• Wearing gloves at times when picking is likely
  • Distracting your hands with stress balls, silly putty, or fidget toys


As awareness of skin picking in autoimmune disorders grows, healthcare providers may start looking for it routinely. This may help prevent it or catch it early on.

You can prevent the condition from developing—which can also prevent complications—by recognizing early symptoms and getting medical help for them.

Once you’ve been successfully treated, you can prevent relapses by sticking to your treatment regimen, monitoring yourself for a return of symptoms or habits, and talking to your healthcare team if you notice anything concerning.


Skin picking disorder is related to several autoimmune diseases, including rheumatoid arthritis, psoriasis, lupus, MS, and type 1 diabetes. Skin picking disorder involves an urge to pick, scratch, scrape, or pull the skin and an inability to stop these behaviors. Treatment generally involves medications for the autoimmune disease, wound care, and mental health interventions.

A Word From Verywell

It’s normal to feel shame over a condition like skin picking disorder, but you don’t have to live with that feeling or the effects of the condition. Reversing the behavior starts by informing your healthcare provider. Medical attention can keep your condition from worsening and can get you on the road to feeling better.

Frequently Asked Questions

  • Why do people develop skin picking disorders?

    People develop skin picking disorders for many reasons. It may be due to a mental health disorder, a dermatologic condition, or a medical illness such as an autoimmune disease with skin-related symptoms.

  • Why does skin picking feel good?

    It’s not fully understood why skin picking is gratifying to some people. The response may be tactile (the feel or texture of the skin), cognitive (inaccurate thoughts or beliefs about the need to pick), or emotional (an outlet for unpleasant feelings and psychological stress).

  • Will skin picking disorder go away on its own?

    Skin picking disorder may come and go over time, but it’s unlikely to resolve without completing treatment.

13 Sources
Verywell Health uses only high-quality sources, including peer-reviewed studies, to support the facts within our articles. Read our editorial process to learn more about how we fact-check and keep our content accurate, reliable, and trustworthy.
  1. Hawatmeh A, Al-Khateeb A. An unusual complication of dermatillomania. Quant Imaging Med Surg. 2017;7(1):166-168. doi:10.21037/qims.2016.12.02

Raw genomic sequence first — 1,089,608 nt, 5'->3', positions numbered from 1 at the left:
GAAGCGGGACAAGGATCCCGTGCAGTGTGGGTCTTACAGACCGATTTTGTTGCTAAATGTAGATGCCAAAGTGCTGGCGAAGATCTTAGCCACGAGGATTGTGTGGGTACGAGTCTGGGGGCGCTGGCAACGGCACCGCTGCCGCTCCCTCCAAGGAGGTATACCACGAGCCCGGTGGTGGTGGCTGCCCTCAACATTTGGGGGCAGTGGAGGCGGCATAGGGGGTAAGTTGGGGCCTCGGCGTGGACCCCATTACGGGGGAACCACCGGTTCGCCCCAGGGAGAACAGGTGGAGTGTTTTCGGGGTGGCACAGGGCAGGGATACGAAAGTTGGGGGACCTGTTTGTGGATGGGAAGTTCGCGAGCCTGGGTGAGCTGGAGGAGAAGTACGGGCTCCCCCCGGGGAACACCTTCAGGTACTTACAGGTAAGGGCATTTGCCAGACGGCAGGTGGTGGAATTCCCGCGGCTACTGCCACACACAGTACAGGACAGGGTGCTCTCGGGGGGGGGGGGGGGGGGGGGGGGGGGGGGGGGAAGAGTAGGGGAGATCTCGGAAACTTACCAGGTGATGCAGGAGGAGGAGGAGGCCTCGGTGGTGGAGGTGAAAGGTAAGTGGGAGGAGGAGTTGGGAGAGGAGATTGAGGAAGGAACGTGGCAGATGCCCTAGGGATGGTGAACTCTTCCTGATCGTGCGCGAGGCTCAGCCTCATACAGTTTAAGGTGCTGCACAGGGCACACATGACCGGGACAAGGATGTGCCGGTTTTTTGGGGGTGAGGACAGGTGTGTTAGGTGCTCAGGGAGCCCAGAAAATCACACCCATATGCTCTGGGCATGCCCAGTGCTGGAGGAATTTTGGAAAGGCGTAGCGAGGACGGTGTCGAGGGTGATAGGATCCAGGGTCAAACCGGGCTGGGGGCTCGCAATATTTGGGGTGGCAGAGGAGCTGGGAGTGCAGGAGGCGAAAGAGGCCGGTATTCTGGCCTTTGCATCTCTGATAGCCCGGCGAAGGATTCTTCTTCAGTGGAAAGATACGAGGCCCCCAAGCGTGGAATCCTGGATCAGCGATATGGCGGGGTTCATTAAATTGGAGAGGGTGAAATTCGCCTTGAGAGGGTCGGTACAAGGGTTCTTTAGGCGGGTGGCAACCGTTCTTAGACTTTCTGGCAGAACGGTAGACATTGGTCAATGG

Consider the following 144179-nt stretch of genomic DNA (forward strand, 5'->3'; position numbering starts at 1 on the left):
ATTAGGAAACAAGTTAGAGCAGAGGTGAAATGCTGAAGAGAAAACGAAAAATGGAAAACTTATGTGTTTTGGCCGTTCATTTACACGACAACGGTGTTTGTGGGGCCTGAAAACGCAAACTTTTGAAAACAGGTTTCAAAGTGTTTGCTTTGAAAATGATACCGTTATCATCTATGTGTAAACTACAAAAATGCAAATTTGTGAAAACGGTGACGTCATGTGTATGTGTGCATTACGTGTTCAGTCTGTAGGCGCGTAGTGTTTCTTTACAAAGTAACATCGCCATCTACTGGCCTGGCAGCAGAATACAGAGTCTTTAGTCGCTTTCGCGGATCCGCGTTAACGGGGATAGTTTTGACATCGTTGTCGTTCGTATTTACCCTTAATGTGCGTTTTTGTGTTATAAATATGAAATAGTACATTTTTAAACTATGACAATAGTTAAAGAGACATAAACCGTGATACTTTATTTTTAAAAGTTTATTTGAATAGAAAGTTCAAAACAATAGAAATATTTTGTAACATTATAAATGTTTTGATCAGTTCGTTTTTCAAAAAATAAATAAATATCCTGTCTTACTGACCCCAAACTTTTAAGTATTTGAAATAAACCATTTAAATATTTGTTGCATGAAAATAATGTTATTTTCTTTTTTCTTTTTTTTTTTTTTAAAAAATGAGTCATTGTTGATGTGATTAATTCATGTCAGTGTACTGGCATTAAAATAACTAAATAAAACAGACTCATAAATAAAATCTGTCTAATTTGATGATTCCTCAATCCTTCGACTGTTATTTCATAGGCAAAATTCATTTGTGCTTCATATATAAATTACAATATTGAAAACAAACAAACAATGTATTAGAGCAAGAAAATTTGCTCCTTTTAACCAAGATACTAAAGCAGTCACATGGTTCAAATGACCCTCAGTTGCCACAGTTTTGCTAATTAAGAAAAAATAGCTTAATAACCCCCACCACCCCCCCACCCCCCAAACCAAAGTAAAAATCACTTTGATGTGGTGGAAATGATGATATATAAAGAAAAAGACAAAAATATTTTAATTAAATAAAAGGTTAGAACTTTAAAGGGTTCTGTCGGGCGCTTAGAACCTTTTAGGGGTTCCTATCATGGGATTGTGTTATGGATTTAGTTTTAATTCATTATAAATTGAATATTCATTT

2. Narang NS, Casciola-Rosen L, Li S, Chung L, Fiorentino DF. Cutaneous ulceration in dermatomyositis: association with anti-melanoma differentiation-associated gene 5 antibodies and interstitial lung disease. Arthritis Care Res (Hoboken). 2015;67(5):667-672. doi:10.1002/acr.22498

  3. Kwon C, Sutaria N, Khanna R, et al. Epidemiology and comorbidities of excoriation disorder: A retrospective case-control study. J Clin Med. 2020;9(9):2703. doi:10.3390/jcm9092703

  4. Schröder L, Hertl M, Chatzigeorgakidis E, Phan NQ, Ständer S. Chronischer pruritus bei autoimmundermatosen : Ergebnisse einer vergleichenden Fragebogenstudie [Chronic pruritus in autoimmune dermatoses : results of a comparative survey]. Hautarzt. 2012;63(7):558-566. doi:10.1007/s00105-011-2319-2

  5. Multiple Sclerosis Trust. Altered sensations.

  6. The TLC Foundation for Body-Focused Repetitive Behaviors. How to manage psoriasis with a compulsive skin picking disorder.

  7. Wang F, Morris C, Bodet ND, Kim BS. Treatment of refractory chronic pruritus of unknown origin with tofacitinib in patients with rheumatoid arthritis. JAMA Dermatol. 2019;155(12):1426-1428. doi:10.1001/jamadermatol.2019.2804

  8. National Institutes of Health, U.S. National Library of Medicine: Endotext. Skin manifestations of diabetes mellitus.

  9. Yahya A, Gideon P. S. Characterizing pruritus in autoimmune connective tissue diseases. J Drugs Dermatol. 2019;18(10):995-998.

  10. The TLC Foundation for Body-Focused Repetitive Behaviors. Everybody picks…right? An overview of compulsive skin picking.

  11. U.S. Department of Health & Human Services, Office on Women’s Health. Autoimmune diseases.

  12. Dermatology Advisor. Neurotic excoriations (skin-picking disorder).

  13. Harvard Medical School, Harvard Health Publishing. Picking your skin? Learn four tips to break the habit.

Additional Reading

By Adrienne Dellwo
Adrienne Dellwo is an experienced journalist who was diagnosed with fibromyalgia and has written extensively on the topic.